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Substitutions in a Pinch

by Megan Baker 24 days ago in list

Quick Substitutions for Hectic Holiday Feasts!

Substitutions in a Pinch
Photo by Mick Haupt on Unsplash

We’ve all been there: it’s the day of one of the biggest family feasts of the year, stores are closed, and damn it, we’re out of a staple ingredient!

I used to work at a gas station convenience store (and also a big chain grocery store), and I worked on both Thanksgiving and Christmas for three years; I’ve seen some shit.

Like the folks who would drive up to the Walmart in the same parking lot on Thanksgiving, only to find it closed, who would then come into this gas station off of a busy highway and get angry that we didn’t carry butter. Milk, sure. Other dairy products? Not so much.

“How do you not carry that around the holidays!?!” they’d shriek. I’d stare, dumbfounded; oh yeah, we’re going to carry so many store items when we are in the same parking lot as a Walmart off of a highway. I mean, I get it - it’s frustrating when you find you need something at the last minute and can’t find it. Maybe they had it in their mind that we’d be stocking items we normally didn’t for the holidays. But we didn’t. Sorry, not our fault you didn’t have it together or that someone didn’t think before they used the last of the foil on leftovers the night before and now you can’t find any anywhere or an open store.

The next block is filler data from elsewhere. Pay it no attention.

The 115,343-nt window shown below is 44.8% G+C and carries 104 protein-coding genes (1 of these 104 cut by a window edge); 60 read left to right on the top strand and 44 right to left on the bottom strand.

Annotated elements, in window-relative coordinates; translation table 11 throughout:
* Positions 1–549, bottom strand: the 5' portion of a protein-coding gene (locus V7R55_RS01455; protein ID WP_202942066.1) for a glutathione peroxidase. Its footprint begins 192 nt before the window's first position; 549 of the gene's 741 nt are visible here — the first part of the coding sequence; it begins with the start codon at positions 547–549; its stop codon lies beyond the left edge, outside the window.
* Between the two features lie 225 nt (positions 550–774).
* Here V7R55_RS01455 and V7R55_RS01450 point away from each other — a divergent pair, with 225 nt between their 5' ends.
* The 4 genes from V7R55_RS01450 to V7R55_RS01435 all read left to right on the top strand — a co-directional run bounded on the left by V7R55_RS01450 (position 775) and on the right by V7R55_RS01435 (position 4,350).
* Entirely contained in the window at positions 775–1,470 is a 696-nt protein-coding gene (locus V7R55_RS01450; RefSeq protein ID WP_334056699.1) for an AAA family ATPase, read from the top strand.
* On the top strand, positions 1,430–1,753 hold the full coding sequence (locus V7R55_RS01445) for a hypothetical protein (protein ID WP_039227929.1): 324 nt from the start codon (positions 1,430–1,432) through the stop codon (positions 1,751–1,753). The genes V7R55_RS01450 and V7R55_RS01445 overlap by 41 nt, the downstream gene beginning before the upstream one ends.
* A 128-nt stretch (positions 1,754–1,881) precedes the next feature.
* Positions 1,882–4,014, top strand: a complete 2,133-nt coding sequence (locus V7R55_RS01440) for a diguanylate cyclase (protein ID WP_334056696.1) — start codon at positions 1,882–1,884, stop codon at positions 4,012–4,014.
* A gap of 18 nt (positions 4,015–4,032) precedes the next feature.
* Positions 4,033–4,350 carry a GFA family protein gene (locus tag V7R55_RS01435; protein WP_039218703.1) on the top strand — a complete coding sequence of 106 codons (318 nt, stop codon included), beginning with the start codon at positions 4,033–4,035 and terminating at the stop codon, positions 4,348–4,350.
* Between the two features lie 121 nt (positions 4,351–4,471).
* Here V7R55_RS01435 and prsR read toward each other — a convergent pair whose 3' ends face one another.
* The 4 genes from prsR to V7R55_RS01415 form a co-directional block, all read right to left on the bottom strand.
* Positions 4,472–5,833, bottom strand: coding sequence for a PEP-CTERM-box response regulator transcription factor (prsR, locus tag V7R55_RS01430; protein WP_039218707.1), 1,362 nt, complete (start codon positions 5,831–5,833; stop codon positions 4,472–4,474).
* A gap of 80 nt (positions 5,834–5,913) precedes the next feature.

By Marjan Blan | @marjanblan on Unsplash

Bread, foil, milk, eggs, and lottery tickets; all of these things sold like crazy on both Thanksgiving and Christmas and good luck finding any of them past noon. And that’s not including the folks who asked for stuffing mix, potatoes, canned goods like cranberries, and dairy products like heavy whipping cream. Some stuff was reasonable from any gas station, but as I said, we were one off a busy highway and shared a parking lot with a big chain grocery store: our main customers were truckers and travelers looking for snacks, not folks who would need to restock their pantries. Location, location, location! You want pantry items? Find a gas station that is in a local neighborhood - you’ll have much better odds. Except for actual potatoes; instant potatoes, maybe.

Any case, my point is that I know how it is when you don’t have what you need, and I also know what folks tend to be looking for at the last minute on these holidays. While there’s no substituting cranberries, there is some luck with baking staples like butter and eggs - if you’ve got the right items. Below, I mention some substitutions if you find yourself in a pinch when preparing the holiday meal!

By DEAR on Unsplash

To Substitute for Eggs in Baking:

To make a substitute for eggs in baking, chia seed or flax meal is a simple enough fix. All you do is measure out your chia seed or flax meal and water, mix them, and let the mixture sit for about 10 minutes. These both absorb the water in that time, and they create a gel-like substance similar to that of eggs. I frequently use this myself when baking or making pancakes in order to save on eggs so that I can eat the eggs themselves alongside breakfast, rather than using most of the dozen in the batter.

First, how many eggs does the recipe call for? You’ll need one Tablespoon of either chia seed or flax meal for each egg you are replacing. Two eggs? Two Tablespoons. Three? Three.